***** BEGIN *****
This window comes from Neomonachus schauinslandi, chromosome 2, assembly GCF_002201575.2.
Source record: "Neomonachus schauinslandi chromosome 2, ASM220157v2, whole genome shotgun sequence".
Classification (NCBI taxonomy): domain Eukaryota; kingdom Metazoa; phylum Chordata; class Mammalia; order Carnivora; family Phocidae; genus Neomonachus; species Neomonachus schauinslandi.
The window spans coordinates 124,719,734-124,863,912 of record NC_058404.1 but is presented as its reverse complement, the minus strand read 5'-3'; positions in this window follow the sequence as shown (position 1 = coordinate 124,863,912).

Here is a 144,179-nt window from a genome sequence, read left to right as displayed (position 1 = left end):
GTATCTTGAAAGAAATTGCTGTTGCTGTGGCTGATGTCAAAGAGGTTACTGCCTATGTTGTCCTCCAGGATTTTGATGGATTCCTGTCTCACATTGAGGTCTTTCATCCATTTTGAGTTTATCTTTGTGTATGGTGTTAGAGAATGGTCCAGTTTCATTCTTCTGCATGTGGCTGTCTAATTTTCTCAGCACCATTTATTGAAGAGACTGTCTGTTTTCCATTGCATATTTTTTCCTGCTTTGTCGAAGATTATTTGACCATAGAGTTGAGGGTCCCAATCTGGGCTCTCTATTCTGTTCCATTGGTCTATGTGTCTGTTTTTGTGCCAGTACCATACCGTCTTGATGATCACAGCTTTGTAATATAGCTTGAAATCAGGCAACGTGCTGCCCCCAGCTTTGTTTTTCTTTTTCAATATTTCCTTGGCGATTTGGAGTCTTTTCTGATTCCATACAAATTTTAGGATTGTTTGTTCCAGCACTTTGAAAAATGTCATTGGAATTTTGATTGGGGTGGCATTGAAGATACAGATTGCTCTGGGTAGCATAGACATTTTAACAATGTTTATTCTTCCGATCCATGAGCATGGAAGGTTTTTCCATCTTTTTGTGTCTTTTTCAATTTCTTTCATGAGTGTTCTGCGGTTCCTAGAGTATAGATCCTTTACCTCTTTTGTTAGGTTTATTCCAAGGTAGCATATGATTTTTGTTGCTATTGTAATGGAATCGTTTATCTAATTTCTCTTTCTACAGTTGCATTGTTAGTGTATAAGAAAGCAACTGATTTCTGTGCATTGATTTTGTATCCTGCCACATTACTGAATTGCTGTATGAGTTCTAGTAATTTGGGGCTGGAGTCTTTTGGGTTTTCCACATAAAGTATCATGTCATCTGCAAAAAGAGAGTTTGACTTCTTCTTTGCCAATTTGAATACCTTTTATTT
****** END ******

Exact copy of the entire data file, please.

This window comes from Neomonachus schauinslandi, chromosome 2, assembly GCF_002201575.2.
Source record: "Neomonachus schauinslandi chromosome 2, ASM220157v2, whole genome shotgun sequence".
Classification (NCBI taxonomy): domain Eukaryota; kingdom Metazoa; phylum Chordata; class Mammalia; order Carnivora; family Phocidae; genus Neomonachus; species Neomonachus schauinslandi.
The window spans coordinates 124,719,734-124,863,912 of record NC_058404.1 but is presented as its reverse complement, the minus strand read 5'-3'; positions in this window follow the sequence as shown (position 1 = coordinate 124,863,912).

Here is a 144,179-nt window from a genome sequence, read left to right as displayed (position 1 = left end):
GTATCTTGAAAGAAATTGCTGTTGCTGTGGCTGATGTCAAAGAGGTTACTGCCTATGTTGTCCTCCAGGATTTTGATGGATTCCTGTCTCACATTGAGGTCTTTCATCCATTTTGAGTTTATCTTTGTGTATGGTGTTAGAGAATGGTCCAGTTTCATTCTTCTGCATGTGGCTGTCTAATTTTCTCAGCACCATTTATTGAAGAGACTGTCTGTTTTCCATTGCATATTTTTTCCTGCTTTGTCGAAGATTATTTGACCATAGAGTTGAGGGTCCCAATCTGGGCTCTCTATTCTGTTCCATTGGTCTATGTGTCTGTTTTTGTGCCAGTACCATACCGTCTTGATGATCACAGCTTTGTAATATAGCTTGAAATCAGGCAACGTGCTGCCCCCAGCTTTGTTTTTCTTTTTCAATATTTCCTTGGCGATTTGGAGTCTTTTCTGATTCCATACAAATTTTAGGATTGTTTGTTCCAGCACTTTGAAAAATGTCATTGGAATTTTGATTGGGGTGGCATTGAAGATACAGATTGCTCTGGGTAGCATAGACATTTTAACAATGTTTATTCTTCCGATCCATGAGCATGGAAGGTTTTTCCATCTTTTTGTGTCTTTTTCAATTTCTTTCATGAGTGTTCTGCGGTTCCTAGAGTATAGATCCTTTACCTCTTTTGTTAGGTTTATTCCAAGGTAGCATATGATTTTTGTTGCTATTGTAATGGAATCGTTTATCTAATTTCTCTTTCTACAGTTGCATTGTTAGTGTATAAGAAAGCAACTGATTTCTGTGCATTGATTTTGTATCCTGCCACATTACTGAATTGCTGTATGAGTTCTAGTAATTTGGGGCTGGAGTCTTTTGGGTTTTCCACATAAAGTATCATGTCATCTGCAAAAAGAGAGTTTGACTTCTTCTTTGCCAATTTGAATACCTTTTATTT